My mother was diagnosed with cancer, and I’ve taken on the role of primary caregiver. How can I get my siblings to help more with my mother’s care?

Dina Smith, social worker and caregiver program coordinator at CancerCare in New York City

The responsibility of caring for a loved one is not an easy one. To get support, you first need to understand the full scope of your responsibilities and identify what you can and cannot do on your own. Write down all your caregiving tasks, including emotional and practical responsibilities, such as transportation, managing medications, cooking meals and checking in on how she feels. Don’t leave anything out.

Once you have a complete list, share it with your siblings so they fully understand your role as primary caregiver. Sometimes siblings don’t offer their support because they think you’ve only taken on a couple of responsibilities. Consider inviting them to your mother’s next oncology appointment. Sometimes siblings do not understand the severity of the disease; sitting in on a medical visit may provide some clarity.

Once all of you have a handle on your mother’s needs, ask your siblings to take on specific tasks. Your siblings may not be open to hearing “You are not doing enough” or “You are not helping as much as I am.” But they may be receptive to having one or two tasks delegated to them, which allows them to help without feeling overwhelmed. 

If they are still hesitant to pitch in, plan another meeting or call to discuss how caregiving is impacting you. The demands of caregiving can lead to burnout, which can show up as fatigue, lack of motivation, sadness, irritability and trouble sleeping. Explaining your feelings and challenges may help your siblings understand that, by helping your mother, they would also be helping you.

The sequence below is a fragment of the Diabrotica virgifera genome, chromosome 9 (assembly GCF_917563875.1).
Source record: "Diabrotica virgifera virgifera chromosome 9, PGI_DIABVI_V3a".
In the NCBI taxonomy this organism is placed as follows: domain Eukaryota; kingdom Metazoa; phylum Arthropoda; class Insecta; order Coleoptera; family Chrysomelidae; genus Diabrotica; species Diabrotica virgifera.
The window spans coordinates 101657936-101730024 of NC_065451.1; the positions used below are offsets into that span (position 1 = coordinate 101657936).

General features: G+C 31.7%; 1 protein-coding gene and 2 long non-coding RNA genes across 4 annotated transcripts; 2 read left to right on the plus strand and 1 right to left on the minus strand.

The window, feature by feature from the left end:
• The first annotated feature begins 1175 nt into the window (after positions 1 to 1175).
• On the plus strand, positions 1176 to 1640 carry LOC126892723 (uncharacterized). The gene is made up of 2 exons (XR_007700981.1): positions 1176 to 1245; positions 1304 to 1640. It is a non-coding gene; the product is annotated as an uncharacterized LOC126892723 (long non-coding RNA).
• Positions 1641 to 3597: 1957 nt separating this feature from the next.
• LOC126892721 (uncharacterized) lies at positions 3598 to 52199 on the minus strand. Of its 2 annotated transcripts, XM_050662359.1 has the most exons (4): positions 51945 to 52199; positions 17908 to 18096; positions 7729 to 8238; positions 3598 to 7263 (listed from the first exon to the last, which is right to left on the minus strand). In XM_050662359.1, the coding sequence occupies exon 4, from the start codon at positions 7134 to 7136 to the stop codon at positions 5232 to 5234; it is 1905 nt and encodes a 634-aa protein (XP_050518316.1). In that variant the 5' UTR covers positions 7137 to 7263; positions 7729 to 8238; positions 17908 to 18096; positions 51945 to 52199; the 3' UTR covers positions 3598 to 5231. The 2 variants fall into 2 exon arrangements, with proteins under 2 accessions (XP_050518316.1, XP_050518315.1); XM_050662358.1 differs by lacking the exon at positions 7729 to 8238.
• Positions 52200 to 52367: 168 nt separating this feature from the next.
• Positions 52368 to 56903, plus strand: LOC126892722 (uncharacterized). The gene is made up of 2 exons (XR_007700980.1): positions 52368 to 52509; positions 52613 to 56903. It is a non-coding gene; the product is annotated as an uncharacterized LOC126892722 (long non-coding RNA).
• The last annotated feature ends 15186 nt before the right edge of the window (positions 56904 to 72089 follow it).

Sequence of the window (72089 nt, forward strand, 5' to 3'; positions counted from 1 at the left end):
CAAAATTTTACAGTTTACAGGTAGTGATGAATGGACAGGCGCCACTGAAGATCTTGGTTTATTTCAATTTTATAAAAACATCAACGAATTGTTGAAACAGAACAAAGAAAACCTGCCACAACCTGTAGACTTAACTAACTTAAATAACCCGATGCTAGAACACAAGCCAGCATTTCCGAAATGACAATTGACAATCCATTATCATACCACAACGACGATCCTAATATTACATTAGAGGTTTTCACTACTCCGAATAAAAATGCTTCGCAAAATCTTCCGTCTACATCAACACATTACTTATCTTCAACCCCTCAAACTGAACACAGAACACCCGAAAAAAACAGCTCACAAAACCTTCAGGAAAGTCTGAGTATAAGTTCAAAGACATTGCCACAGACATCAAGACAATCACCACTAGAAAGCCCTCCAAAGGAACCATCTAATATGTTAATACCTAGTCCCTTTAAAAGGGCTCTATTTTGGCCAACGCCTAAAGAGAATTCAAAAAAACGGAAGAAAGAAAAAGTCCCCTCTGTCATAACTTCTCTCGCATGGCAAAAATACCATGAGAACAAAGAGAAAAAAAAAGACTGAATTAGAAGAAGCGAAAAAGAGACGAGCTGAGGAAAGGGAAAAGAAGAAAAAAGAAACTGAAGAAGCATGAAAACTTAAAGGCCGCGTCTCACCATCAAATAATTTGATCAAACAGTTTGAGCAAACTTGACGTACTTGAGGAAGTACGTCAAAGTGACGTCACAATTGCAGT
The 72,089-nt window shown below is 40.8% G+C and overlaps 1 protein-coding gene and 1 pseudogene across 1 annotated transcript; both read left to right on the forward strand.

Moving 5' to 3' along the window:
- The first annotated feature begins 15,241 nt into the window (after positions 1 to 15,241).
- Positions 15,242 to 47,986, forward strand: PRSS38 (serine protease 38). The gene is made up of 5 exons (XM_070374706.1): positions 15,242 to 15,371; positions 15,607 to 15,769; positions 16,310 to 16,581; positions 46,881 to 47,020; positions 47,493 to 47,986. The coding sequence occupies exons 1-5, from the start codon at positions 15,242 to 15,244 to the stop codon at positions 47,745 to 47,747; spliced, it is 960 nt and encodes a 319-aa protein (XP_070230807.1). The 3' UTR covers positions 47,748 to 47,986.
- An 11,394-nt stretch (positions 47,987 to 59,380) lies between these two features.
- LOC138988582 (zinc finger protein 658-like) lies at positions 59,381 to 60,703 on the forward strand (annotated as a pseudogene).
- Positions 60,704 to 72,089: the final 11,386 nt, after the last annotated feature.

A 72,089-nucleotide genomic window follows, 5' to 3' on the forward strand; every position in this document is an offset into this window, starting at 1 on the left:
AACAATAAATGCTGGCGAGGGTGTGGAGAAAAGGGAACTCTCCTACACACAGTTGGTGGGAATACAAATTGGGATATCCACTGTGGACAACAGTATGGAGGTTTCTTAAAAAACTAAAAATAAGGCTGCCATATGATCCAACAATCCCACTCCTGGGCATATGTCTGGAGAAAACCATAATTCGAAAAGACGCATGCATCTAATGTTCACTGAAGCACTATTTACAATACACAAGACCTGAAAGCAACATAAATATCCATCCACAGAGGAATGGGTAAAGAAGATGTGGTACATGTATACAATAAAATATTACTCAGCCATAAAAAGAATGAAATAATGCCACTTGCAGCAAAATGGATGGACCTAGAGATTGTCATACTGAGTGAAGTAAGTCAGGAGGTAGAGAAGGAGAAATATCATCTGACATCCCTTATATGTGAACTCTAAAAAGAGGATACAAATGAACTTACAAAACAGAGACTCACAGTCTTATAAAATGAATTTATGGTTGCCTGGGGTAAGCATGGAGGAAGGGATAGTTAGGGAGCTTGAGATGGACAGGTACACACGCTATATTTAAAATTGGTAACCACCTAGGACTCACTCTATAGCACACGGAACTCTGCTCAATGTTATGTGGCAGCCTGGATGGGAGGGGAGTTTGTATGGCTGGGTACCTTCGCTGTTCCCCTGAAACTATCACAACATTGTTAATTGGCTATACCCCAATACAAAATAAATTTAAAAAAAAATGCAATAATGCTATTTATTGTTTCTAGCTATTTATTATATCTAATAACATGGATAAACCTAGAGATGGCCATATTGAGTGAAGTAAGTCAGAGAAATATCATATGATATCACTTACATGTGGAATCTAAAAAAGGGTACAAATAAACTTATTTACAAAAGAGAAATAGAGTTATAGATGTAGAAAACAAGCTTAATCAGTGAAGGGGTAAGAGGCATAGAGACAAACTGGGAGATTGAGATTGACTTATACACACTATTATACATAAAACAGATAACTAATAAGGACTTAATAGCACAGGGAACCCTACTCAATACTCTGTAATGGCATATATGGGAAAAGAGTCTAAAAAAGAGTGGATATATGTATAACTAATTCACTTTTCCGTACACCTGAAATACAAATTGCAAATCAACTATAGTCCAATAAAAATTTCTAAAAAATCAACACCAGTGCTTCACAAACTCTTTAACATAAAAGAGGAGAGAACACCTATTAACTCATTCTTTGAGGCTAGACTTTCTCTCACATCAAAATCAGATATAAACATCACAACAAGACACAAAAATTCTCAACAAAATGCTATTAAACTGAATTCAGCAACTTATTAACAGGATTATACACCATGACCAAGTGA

If you have tried communicating with your siblings with compassion and they still aren’t helping in the ways you hoped, think about others who may be able to help you. Perhaps a close aunt, uncle or cousin may be more available or willing to help. Maybe friends could assist with some of your needs, such as shuttling children or picking up groceries.

No matter how these conversations go, take care of yourself as much as possible so you have the energy and motivation to help your mother. Think of the safety announcement made on every commercial flight: You must put on your own oxygen mask before helping others put on theirs. If you do not prioritize your own self-care, caring for your mother will be even more difficult.

CAREGIVING HELP // The Family Caregiver Alliance explains why sibling tensions can erupt when parents need care. // CancerCare offers free, professional support services and resources for cancer caregivers.

The expert’s response was edited for clarity and based on an interview with Kendall K. Morgan.